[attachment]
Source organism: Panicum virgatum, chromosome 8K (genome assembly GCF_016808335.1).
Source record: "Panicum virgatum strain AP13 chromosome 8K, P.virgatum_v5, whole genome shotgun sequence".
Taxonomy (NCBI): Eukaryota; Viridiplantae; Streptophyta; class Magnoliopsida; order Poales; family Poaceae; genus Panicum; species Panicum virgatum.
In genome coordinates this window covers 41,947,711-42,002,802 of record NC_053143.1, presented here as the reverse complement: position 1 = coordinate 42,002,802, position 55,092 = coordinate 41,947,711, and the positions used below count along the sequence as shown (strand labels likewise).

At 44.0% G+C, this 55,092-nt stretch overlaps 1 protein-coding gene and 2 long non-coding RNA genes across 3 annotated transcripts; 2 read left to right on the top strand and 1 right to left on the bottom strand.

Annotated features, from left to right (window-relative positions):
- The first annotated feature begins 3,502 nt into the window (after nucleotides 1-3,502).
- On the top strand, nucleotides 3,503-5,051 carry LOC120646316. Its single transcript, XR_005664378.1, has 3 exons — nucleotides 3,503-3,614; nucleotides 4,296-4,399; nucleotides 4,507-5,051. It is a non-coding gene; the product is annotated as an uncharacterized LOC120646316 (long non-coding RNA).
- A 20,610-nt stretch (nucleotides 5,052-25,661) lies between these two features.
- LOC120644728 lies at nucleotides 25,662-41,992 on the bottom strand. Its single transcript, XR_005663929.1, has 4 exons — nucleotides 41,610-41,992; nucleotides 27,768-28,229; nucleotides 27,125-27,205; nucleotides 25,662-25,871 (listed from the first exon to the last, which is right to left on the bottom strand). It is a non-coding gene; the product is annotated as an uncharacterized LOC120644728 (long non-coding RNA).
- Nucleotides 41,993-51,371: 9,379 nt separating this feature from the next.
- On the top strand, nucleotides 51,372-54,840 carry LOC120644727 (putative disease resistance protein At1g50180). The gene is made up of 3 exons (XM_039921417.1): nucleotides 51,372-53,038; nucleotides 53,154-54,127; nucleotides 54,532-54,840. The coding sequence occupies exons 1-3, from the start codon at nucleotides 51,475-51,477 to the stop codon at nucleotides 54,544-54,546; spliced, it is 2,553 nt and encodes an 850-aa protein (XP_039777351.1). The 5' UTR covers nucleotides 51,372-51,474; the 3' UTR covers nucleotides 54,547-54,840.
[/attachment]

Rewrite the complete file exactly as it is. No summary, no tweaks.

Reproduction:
Source organism: Panicum virgatum, chromosome 8K (genome assembly GCF_016808335.1).
Source record: "Panicum virgatum strain AP13 chromosome 8K, P.virgatum_v5, whole genome shotgun sequence".
Taxonomy (NCBI): Eukaryota; Viridiplantae; Streptophyta; class Magnoliopsida; order Poales; family Poaceae; genus Panicum; species Panicum virgatum.
In genome coordinates this window covers 41,947,711-42,002,802 of record NC_053143.1, presented here as the reverse complement: position 1 = coordinate 42,002,802, position 55,092 = coordinate 41,947,711, and the positions used below count along the sequence as shown (strand labels likewise).

At 44.0% G+C, this 55,092-nt stretch overlaps 1 protein-coding gene and 2 long non-coding RNA genes across 3 annotated transcripts; 2 read left to right on the top strand and 1 right to left on the bottom strand.

Annotated features, from left to right (window-relative positions):
- The first annotated feature begins 3,502 nt into the window (after nucleotides 1-3,502).
- On the top strand, nucleotides 3,503-5,051 carry LOC120646316. Its single transcript, XR_005664378.1, has 3 exons — nucleotides 3,503-3,614; nucleotides 4,296-4,399; nucleotides 4,507-5,051. It is a non-coding gene; the product is annotated as an uncharacterized LOC120646316 (long non-coding RNA).
- A 20,610-nt stretch (nucleotides 5,052-25,661) lies between these two features.
- LOC120644728 lies at nucleotides 25,662-41,992 on the bottom strand. Its single transcript, XR_005663929.1, has 4 exons — nucleotides 41,610-41,992; nucleotides 27,768-28,229; nucleotides 27,125-27,205; nucleotides 25,662-25,871 (listed from the first exon to the last, which is right to left on the bottom strand). It is a non-coding gene; the product is annotated as an uncharacterized LOC120644728 (long non-coding RNA).
- Nucleotides 41,993-51,371: 9,379 nt separating this feature from the next.
- On the top strand, nucleotides 51,372-54,840 carry LOC120644727 (putative disease resistance protein At1g50180). The gene is made up of 3 exons (XM_039921417.1): nucleotides 51,372-53,038; nucleotides 53,154-54,127; nucleotides 54,532-54,840. The coding sequence occupies exons 1-3, from the start codon at nucleotides 51,475-51,477 to the stop codon at nucleotides 54,544-54,546; spliced, it is 2,553 nt and encodes an 850-aa protein (XP_039777351.1). The 5' UTR covers nucleotides 51,372-51,474; the 3' UTR covers nucleotides 54,547-54,840.